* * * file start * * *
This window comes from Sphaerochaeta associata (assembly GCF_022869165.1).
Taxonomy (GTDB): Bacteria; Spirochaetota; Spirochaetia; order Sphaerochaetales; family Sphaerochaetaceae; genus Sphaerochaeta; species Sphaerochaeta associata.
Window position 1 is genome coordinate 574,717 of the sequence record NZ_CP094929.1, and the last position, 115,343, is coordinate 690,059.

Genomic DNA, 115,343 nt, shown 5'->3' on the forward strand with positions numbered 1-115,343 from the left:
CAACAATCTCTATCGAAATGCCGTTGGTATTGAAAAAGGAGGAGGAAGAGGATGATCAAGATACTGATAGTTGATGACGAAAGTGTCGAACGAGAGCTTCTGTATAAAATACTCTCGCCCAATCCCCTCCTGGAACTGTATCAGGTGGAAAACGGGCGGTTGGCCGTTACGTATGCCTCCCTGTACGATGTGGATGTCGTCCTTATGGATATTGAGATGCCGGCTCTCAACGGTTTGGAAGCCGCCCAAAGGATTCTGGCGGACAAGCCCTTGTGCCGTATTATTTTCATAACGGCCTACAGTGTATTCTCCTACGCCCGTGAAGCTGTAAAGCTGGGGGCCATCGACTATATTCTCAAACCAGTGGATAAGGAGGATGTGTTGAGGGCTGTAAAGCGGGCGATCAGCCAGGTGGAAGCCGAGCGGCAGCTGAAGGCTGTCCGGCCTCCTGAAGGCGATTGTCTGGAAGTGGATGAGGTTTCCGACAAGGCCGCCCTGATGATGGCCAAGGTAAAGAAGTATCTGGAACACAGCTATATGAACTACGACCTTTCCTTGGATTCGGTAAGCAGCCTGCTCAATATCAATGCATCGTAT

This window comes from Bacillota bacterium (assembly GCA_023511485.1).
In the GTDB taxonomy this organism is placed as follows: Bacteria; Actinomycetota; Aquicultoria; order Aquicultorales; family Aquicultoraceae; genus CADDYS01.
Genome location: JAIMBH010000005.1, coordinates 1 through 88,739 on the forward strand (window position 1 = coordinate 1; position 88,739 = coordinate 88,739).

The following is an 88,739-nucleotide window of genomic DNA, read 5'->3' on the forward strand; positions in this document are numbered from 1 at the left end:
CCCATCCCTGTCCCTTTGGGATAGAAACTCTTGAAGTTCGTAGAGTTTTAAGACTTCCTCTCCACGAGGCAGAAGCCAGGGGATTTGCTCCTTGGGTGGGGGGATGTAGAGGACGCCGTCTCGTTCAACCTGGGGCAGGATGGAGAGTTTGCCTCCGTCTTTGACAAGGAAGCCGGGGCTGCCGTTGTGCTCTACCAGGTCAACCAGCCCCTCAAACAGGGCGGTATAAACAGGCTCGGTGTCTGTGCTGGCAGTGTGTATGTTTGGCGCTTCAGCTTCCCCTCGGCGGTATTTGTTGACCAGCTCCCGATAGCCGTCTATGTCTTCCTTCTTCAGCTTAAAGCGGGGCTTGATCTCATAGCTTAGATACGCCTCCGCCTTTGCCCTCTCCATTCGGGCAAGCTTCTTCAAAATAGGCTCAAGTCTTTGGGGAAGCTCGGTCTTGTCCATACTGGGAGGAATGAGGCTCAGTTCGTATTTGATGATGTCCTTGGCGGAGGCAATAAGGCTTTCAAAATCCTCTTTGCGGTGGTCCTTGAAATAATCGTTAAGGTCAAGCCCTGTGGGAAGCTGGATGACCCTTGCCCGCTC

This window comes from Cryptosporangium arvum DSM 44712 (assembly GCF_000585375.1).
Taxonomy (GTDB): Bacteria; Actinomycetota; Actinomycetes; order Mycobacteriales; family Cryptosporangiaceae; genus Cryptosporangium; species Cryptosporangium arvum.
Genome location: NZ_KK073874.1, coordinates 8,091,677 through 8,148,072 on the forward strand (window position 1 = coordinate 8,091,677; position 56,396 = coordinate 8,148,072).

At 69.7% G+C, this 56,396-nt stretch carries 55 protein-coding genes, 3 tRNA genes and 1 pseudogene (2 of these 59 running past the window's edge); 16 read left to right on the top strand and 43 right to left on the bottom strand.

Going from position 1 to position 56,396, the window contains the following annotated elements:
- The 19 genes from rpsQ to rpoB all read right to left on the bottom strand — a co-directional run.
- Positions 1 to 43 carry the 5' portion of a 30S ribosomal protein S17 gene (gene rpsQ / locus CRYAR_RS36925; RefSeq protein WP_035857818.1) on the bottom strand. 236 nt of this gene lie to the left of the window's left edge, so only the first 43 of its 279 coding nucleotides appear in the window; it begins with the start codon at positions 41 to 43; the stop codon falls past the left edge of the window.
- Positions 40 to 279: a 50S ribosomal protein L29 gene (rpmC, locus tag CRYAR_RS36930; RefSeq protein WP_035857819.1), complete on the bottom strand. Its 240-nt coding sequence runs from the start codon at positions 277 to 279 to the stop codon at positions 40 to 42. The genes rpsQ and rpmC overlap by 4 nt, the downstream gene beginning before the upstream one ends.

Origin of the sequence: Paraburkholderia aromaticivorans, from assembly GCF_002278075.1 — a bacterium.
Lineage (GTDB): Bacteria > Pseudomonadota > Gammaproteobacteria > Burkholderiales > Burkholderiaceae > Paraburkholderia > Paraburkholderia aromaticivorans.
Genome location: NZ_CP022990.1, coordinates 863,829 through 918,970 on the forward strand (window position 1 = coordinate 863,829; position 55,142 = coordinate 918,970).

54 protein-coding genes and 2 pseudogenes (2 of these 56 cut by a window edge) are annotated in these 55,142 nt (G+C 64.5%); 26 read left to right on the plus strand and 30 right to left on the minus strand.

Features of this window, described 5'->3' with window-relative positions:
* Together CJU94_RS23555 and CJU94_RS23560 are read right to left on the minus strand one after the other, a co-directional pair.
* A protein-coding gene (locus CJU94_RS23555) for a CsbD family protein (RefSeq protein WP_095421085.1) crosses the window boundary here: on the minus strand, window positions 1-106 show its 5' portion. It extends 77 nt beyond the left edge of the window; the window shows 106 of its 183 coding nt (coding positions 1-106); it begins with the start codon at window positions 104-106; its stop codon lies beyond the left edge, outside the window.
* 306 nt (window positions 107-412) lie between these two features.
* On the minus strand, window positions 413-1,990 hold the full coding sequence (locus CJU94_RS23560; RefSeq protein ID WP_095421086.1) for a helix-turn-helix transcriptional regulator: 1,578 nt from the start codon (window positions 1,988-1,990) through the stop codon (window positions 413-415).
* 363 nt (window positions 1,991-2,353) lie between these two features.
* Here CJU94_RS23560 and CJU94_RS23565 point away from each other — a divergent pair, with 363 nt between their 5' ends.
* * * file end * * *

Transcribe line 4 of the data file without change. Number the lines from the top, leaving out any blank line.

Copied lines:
Genomic DNA, 115,343 nt, shown 5'->3' on the forward strand with positions numbered 1-115,343 from the left: